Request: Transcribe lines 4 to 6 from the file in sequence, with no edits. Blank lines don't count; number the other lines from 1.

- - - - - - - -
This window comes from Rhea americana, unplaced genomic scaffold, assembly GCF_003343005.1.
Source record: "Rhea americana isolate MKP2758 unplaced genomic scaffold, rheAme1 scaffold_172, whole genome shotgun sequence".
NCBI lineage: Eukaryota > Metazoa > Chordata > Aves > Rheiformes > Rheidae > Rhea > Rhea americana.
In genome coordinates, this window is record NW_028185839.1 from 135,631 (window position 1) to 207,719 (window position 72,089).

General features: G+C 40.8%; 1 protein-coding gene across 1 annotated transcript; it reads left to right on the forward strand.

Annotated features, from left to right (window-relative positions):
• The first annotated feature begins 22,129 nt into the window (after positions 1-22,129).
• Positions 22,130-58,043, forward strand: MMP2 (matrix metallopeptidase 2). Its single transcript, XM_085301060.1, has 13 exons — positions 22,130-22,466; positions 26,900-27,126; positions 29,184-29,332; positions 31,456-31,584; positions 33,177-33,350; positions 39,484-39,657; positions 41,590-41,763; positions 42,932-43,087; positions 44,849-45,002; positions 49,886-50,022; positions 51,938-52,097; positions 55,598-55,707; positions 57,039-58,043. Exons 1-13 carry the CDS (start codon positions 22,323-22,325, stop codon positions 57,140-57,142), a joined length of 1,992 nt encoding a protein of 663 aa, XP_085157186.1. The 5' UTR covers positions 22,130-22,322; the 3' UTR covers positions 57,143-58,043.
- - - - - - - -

In genome coordinates, this window is record NW_028185839.1 from 135,631 (window position 1) to 207,719 (window position 72,089).

General features: G+C 40.8%; 1 protein-coding gene across 1 annotated transcript; it reads left to right on the forward strand.

Annotated features, from left to right (window-relative positions):